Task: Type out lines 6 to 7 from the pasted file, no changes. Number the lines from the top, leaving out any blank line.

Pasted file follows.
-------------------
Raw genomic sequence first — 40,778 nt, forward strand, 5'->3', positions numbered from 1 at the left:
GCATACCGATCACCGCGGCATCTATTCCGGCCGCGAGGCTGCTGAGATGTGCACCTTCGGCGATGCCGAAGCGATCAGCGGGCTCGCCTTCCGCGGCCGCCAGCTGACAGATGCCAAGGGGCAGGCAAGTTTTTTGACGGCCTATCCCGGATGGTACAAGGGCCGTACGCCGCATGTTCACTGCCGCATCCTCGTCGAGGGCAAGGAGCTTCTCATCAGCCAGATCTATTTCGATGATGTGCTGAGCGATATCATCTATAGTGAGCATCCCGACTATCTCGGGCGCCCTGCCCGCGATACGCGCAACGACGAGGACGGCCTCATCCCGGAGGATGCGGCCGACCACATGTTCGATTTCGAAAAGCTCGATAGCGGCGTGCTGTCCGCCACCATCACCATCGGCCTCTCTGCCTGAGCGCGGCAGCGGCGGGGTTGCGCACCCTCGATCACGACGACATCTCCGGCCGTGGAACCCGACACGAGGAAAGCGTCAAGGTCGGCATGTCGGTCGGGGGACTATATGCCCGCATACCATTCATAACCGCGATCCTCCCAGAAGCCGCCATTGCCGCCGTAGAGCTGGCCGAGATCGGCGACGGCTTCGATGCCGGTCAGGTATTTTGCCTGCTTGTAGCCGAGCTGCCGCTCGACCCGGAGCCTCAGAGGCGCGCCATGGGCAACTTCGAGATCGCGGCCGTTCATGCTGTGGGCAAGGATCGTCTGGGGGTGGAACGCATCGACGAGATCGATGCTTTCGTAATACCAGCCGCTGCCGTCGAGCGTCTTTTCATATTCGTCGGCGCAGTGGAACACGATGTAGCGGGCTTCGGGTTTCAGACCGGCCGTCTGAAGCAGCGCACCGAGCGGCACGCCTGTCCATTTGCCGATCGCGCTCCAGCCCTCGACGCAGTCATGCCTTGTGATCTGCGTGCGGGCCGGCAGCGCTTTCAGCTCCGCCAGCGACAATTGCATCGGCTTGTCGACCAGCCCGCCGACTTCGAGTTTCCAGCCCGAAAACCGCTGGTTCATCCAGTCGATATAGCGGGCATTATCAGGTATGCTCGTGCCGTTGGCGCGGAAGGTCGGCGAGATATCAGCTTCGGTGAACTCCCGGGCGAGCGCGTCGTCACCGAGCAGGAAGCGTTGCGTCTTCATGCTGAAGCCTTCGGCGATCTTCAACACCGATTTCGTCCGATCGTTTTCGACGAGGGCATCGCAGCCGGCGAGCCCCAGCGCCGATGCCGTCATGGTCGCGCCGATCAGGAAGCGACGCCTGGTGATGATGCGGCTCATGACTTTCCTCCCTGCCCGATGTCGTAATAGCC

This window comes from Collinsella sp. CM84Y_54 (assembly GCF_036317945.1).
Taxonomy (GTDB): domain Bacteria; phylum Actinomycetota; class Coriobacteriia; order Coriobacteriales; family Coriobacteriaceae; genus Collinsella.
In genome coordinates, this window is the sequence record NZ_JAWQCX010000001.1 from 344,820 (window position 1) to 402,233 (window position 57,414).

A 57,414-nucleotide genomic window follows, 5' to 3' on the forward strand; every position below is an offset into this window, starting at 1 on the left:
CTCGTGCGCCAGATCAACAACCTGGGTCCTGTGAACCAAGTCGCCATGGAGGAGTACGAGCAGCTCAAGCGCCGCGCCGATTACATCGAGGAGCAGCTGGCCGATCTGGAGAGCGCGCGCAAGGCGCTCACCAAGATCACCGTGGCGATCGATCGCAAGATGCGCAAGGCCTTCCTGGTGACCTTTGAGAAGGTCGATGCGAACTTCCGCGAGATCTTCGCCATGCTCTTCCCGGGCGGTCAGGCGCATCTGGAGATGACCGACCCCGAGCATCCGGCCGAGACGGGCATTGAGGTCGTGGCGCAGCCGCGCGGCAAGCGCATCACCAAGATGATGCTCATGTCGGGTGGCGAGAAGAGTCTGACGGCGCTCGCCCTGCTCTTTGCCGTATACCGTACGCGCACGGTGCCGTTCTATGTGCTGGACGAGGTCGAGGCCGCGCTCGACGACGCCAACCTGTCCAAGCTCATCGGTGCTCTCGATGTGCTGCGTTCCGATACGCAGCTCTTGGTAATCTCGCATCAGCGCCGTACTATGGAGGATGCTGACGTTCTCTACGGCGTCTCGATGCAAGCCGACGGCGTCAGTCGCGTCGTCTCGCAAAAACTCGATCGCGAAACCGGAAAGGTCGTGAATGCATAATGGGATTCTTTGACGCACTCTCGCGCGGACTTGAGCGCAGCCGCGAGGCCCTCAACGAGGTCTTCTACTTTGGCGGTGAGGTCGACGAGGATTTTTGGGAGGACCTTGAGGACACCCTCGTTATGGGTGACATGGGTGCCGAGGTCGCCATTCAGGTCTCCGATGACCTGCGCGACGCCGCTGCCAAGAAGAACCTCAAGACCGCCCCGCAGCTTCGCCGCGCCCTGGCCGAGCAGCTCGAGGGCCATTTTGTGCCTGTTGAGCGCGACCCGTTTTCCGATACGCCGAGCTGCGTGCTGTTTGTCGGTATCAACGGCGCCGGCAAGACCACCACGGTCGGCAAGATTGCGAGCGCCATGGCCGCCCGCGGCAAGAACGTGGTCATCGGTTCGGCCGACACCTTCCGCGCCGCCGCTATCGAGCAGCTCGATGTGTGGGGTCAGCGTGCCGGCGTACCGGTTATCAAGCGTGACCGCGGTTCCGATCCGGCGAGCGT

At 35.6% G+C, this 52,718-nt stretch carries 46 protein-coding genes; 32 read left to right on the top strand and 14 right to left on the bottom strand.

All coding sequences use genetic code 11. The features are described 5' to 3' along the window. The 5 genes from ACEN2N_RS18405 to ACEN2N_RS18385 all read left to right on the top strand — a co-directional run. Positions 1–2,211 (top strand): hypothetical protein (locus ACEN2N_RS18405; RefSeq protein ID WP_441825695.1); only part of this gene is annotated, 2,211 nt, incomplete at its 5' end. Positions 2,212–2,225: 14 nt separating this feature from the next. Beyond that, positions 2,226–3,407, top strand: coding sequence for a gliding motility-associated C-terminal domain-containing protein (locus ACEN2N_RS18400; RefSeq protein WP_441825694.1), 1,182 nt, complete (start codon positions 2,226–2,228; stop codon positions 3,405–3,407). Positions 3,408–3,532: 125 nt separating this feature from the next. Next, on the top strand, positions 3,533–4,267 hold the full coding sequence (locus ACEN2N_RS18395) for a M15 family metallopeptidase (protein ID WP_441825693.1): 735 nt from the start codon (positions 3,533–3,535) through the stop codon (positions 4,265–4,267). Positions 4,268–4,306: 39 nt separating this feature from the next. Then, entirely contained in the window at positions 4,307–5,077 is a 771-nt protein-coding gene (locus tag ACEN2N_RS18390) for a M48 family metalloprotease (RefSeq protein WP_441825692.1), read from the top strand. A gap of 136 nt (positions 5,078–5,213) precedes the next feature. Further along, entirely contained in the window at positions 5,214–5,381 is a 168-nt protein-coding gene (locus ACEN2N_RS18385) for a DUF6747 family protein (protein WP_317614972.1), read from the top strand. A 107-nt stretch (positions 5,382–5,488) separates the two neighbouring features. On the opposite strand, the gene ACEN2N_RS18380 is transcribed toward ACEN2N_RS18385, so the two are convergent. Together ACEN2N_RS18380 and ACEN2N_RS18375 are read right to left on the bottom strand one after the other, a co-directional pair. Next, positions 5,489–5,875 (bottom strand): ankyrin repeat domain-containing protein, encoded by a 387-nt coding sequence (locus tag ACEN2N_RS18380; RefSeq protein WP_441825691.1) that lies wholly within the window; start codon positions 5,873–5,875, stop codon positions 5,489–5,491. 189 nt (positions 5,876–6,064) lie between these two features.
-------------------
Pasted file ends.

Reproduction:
A 57,414-nucleotide genomic window follows, 5' to 3' on the forward strand; every position below is an offset into this window, starting at 1 on the left:
CTCGTGCGCCAGATCAACAACCTGGGTCCTGTGAACCAAGTCGCCATGGAGGAGTACGAGCAGCTCAAGCGCCGCGCCGATTACATCGAGGAGCAGCTGGCCGATCTGGAGAGCGCGCGCAAGGCGCTCACCAAGATCACCGTGGCGATCGATCGCAAGATGCGCAAGGCCTTCCTGGTGACCTTTGAGAAGGTCGATGCGAACTTCCGCGAGATCTTCGCCATGCTCTTCCCGGGCGGTCAGGCGCATCTGGAGATGACCGACCCCGAGCATCCGGCCGAGACGGGCATTGAGGTCGTGGCGCAGCCGCGCGGCAAGCGCATCACCAAGATGATGCTCATGTCGGGTGGCGAGAAGAGTCTGACGGCGCTCGCCCTGCTCTTTGCCGTATACCGTACGCGCACGGTGCCGTTCTATGTGCTGGACGAGGTCGAGGCCGCGCTCGACGACGCCAACCTGTCCAAGCTCATCGGTGCTCTCGATGTGCTGCGTTCCGATACGCAGCTCTTGGTAATCTCGCATCAGCGCCGTACTATGGAGGATGCTGACGTTCTCTACGGCGTCTCGATGCAAGCCGACGGCGTCAGTCGCGTCGTCTCGCAAAAACTCGATCGCGAAACCGGAAAGGTCGTGAATGCATAATGGGATTCTTTGACGCACTCTCGCGCGGACTTGAGCGCAGCCGCGAGGCCCTCAACGAGGTCTTCTACTTTGGCGGTGAGGTCGACGAGGATTTTTGGGAGGACCTTGAGGACACCCTCGTTATGGGTGACATGGGTGCCGAGGTCGCCATTCAGGTCTCCGATGACCTGCGCGACGCCGCTGCCAAGAAGAACCTCAAGACCGCCCCGCAGCTTCGCCGCGCCCTGGCCGAGCAGCTCGAGGGCCATTTTGTGCCTGTTGAGCGCGACCCGTTTTCCGATACGCCGAGCTGCGTGCTGTTTGTCGGTATCAACGGCGCCGGCAAGACCACCACGGTCGGCAAGATTGCGAGCGCCATGGCCGCCCGCGGCAAGAACGTGGTCATCGGTTCGGCCGACACCTTCCGCGCCGCCGCTATCGAGCAGCTCGATGTGTGGGGTCAGCGTGCCGGCGTACCGGTTATCAAGCGTGACCGCGGTTCCGATCCGGCGAGCGT